The collectors

Today I began reviewing footage we shot in 2015 which explored the most prolific film hardware collection I had ever seen.

Peter is a gently spoken man with a passion for the tech monsters of the the film era and their preservation.

As we wandered through shed 3, I asked Peter; "how many of these peices are working?" He thought about this for a time and finally, with a rye smile, pointed to a Steinbeck film editor and said, "well last time I plugged that in there was a lot of smoke". We laughed but it wasn't until much later that I began to realise the gravity of that comment... was there a plan beyond the collecting?

A little later, Peter ran a newsreel for me in his private theatre and told me the story of his first time in a projection booth. As a wide eyed boy, the experience was nothing short of magical and the projectionist was a wizard; firing beams out into the darkness from a box that artificially created light as bright as the Sun. 

These theatrette projectors were similar to the ones he witnessed all those years ago and the continuity they provided him was palpable.

It was a common story. Many people I'd met through making this film were deeply connected to a pivotal cinematic experience in their lives, keeping it alive at any cost but often, not really knowing why. These were the people I was particularly drawn too but also the ones responsible for my posing a central question... is our fascination and zeal for the preservation of the projected film experience simply nostalgic? For many, undoubtedly, it is just that. A life time love of presenting and going to the movies focused in a collection. But once these people are gone, will anybody really care about seeing film projected?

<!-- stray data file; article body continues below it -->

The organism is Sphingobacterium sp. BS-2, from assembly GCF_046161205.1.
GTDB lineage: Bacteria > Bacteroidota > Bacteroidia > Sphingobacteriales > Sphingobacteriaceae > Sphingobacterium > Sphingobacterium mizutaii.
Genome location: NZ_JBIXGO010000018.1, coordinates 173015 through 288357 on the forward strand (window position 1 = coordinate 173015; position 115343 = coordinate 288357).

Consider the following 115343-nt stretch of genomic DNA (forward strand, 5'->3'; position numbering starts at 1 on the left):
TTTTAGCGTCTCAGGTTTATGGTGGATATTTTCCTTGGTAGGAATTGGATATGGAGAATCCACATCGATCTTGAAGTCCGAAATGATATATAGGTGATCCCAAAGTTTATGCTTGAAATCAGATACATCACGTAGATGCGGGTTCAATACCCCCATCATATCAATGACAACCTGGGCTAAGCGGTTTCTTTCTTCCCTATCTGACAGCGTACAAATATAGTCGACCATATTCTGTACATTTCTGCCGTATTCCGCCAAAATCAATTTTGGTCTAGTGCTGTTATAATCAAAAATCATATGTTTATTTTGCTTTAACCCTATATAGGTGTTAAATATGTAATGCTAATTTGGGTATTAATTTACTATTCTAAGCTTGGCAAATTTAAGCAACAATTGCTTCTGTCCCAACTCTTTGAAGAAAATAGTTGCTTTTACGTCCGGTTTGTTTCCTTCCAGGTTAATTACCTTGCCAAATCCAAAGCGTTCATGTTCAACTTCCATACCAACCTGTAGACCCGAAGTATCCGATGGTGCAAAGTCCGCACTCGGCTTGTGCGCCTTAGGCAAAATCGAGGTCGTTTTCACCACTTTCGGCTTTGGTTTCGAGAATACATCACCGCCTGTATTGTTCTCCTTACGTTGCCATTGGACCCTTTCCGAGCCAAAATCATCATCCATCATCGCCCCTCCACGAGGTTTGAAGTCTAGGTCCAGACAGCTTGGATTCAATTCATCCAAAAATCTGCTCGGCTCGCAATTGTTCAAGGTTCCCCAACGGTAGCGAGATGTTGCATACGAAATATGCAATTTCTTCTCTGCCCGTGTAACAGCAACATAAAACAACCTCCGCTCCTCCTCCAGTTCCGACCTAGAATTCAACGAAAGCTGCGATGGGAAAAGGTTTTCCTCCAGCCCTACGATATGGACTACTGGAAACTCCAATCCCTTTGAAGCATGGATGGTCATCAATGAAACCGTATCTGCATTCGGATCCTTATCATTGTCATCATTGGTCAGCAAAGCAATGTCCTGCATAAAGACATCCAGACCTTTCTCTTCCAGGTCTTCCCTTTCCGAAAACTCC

I've asked many collectors what will happen to their treasures beyond their lifetime. Most have no solid plan in place. There was certainly the hope that everything would find a new home but not much more than that. The need to save and stock pile equipment was largely due to the fact that they couldn't bare to see it go to scrap. And these collections are colossal, enough to fill many museums over.

I find myself wondering... without a co-ordinated plan, are they just existing on borrowed time? 


Bert Murphy